Kidney anxious for quick decision on refixture
A decision is expected tomorrow from the Six Nations committee on a new date for last night's postponed tie between France and Ireland at a frozen Stade de France.
In a farcical situation, referee Dave Pearson called the game off 10 minutes before its scheduled kick-off time (9.0pm local time), having passed the pitch playable less than two hours earlier.
In temperatures of -7C, two areas of the pitch in particular hardened up and despite ground staff working on them with hot air machines, Pearson felt it was unsafe.
French Federation president Pierre Camou laid the blame at the door of the English referee, saying that other internationals earlier in the day, at under 20 and women's level, were played without problem.
Supporters were left in the dark until shortly after the appointed kick-off time and remained in their seats for up to half an hour afterwards in furious mood. A Six Nations official urged them to retain their tickets for the new date.
If the game goes ahead next weekend, it will mean Ireland won't have to play four games back-to-back, which would be the case if it's bounced back to the next available window, in three weeks' time.
"I know that if it's next week we'd need the decision fairly lively," Kidney said last night. "We're on a flight tomorrow morning (Sunday) back into Dublin and fellahs have their cars in Dublin airport waiting to get home. It'd be a mental challenge to tell fellahs, 'sorry you're not going home because we have to start training again the following day'. So we'd need to know that now. We were going to have a camp on Tuesday in Belfast.
"You're talking on the margins now (which date is better). What's easier, because four games on the trot is obviously a challenge. I don't know if it's been done before. But it's going to be the same for France then too. 'Easier' probably isn't a word I'd use. We just need to know what is going to happen and get on with it.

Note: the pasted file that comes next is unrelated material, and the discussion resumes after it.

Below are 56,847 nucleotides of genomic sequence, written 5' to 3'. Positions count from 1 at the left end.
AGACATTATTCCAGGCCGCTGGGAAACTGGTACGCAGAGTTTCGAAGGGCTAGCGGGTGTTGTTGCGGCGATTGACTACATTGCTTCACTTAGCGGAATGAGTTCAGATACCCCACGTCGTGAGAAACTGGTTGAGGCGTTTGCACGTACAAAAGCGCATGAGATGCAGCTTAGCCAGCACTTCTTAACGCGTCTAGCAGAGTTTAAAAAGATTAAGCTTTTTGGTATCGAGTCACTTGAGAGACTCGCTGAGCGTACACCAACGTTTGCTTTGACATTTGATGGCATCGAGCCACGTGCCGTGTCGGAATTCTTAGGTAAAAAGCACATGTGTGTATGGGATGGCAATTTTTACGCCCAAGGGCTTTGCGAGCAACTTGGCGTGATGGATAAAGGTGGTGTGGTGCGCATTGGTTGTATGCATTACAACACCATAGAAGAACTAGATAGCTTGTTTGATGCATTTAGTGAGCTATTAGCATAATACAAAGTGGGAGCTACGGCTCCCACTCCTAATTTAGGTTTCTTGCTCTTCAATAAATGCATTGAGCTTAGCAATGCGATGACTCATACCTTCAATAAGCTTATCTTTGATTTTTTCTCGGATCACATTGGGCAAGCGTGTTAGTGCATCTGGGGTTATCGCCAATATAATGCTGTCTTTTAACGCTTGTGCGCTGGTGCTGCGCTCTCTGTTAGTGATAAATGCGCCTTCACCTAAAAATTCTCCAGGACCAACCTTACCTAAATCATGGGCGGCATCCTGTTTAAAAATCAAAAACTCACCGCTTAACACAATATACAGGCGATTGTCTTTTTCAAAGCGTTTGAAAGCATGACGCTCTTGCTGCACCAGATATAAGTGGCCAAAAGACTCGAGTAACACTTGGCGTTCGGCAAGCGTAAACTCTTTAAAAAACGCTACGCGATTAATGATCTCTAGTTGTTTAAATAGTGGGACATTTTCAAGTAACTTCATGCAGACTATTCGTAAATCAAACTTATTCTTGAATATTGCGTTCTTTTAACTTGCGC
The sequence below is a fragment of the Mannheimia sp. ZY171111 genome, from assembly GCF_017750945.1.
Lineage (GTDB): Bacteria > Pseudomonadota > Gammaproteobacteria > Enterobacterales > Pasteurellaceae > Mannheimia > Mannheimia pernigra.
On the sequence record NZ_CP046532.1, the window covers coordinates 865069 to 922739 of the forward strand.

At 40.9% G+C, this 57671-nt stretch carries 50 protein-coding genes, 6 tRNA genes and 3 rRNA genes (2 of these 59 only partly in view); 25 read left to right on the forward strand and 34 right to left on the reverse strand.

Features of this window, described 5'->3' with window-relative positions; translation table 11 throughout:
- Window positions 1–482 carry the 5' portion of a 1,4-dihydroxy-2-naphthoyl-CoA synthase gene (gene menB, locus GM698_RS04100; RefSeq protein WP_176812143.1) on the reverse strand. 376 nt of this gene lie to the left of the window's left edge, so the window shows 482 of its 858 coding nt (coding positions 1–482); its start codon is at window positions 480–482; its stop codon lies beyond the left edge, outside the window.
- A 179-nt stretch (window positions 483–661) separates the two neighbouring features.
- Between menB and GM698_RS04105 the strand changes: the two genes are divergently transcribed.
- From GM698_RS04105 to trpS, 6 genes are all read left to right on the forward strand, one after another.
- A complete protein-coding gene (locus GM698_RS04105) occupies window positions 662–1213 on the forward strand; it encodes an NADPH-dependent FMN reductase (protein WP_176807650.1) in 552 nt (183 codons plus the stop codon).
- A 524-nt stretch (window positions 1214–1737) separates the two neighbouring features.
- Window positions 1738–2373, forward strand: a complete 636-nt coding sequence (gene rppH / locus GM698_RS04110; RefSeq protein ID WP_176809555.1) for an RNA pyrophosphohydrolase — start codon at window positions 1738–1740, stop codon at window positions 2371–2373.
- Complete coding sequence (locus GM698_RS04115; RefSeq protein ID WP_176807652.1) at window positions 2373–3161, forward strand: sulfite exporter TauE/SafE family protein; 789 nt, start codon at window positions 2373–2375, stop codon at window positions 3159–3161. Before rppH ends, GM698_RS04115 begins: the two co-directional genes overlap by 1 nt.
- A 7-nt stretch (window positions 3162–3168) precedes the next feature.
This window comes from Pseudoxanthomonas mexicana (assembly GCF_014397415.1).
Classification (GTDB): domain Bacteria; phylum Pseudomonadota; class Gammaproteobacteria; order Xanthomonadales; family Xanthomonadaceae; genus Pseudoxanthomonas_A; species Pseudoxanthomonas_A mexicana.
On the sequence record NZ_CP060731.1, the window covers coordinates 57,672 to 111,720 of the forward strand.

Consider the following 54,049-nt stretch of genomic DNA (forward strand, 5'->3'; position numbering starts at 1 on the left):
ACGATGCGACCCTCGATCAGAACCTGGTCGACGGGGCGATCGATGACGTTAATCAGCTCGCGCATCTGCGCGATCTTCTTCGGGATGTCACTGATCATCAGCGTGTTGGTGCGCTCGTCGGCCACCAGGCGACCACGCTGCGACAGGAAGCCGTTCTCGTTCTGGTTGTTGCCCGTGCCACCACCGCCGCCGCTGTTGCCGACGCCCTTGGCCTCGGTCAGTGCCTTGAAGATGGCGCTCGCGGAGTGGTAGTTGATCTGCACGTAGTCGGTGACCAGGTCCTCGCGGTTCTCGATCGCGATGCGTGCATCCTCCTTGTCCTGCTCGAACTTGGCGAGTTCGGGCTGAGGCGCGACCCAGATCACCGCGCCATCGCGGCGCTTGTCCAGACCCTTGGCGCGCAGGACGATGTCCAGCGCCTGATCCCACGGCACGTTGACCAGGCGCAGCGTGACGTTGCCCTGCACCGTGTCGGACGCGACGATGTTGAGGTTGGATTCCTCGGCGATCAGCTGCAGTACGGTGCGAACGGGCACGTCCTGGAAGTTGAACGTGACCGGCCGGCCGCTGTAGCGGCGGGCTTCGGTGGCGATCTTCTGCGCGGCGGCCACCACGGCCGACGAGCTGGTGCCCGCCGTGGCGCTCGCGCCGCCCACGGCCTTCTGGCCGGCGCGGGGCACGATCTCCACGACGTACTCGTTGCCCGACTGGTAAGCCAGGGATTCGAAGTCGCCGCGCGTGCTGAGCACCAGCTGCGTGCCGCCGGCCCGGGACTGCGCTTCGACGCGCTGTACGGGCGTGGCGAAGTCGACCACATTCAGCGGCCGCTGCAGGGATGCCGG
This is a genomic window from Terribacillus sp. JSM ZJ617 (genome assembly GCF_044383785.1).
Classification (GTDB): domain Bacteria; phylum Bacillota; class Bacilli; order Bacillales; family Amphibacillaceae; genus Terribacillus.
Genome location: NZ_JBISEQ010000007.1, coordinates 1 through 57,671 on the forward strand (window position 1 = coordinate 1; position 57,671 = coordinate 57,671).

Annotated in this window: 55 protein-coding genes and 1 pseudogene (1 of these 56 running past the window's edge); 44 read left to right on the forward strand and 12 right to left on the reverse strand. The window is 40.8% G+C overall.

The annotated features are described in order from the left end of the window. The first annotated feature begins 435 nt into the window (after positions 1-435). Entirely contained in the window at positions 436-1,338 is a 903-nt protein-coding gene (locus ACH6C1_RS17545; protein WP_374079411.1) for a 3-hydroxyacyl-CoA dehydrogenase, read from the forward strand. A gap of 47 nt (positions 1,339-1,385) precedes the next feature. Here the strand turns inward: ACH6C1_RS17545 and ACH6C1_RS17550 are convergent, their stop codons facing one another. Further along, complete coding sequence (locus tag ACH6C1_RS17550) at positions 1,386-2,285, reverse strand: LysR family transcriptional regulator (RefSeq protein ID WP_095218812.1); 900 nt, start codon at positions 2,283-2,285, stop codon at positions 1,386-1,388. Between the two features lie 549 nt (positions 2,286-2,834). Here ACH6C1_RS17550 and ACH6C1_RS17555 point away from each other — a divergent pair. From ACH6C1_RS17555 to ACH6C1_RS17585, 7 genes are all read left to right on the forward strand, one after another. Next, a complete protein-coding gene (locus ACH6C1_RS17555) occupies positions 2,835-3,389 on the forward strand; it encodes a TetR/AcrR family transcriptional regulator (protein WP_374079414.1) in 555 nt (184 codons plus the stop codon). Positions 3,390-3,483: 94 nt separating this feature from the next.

"If it's going to be in between Italy and Scotland, we have that 36 hours to get things in place and that's sort of what I'm doing at the moment. If it's going to be next week, I'd need to know now."
Paul O'Connell said that the players had finished their warm-up and were ready for action when the message was relayed to them to stand down.
"It's very frustrating," he said. "We were prepared to play. I wasn't down that side of the pitch myself. Jonny (Sexton) had been down there taking a few kicks and he didn't think it was great either and he was saying Morgan (Parra) was gesticulating to them that it wasn't great either. I didn't see it myself but we were ready to play. I was full sure just before we walked out that it was going to go ahead. It is frustrating."
Kidney stopped short of saying he was angry at what had been allowed to unfold, despite warnings last week from France wing Vincent Clerc that the pitch, which doesn't have undersoil heating and had been covered all week, had frozen in spots in last week's Test with Italy.
"I'm disappointed for the supporters, especially at home now the way the cost of things and what people have put into it. Because it's left to one person (the referee) that's our full focus. He's out there and wondering does he or doesn't he? That's a difficult situation for any one person to be in, he has the final say at the end of the day.
"Everybody said that it was going to be okay -- 9.0 kick-off at night? With hindsight, will people take a look at that and say, 'well what are the chances of that happening?'"
Farce in Paris, See Page 7
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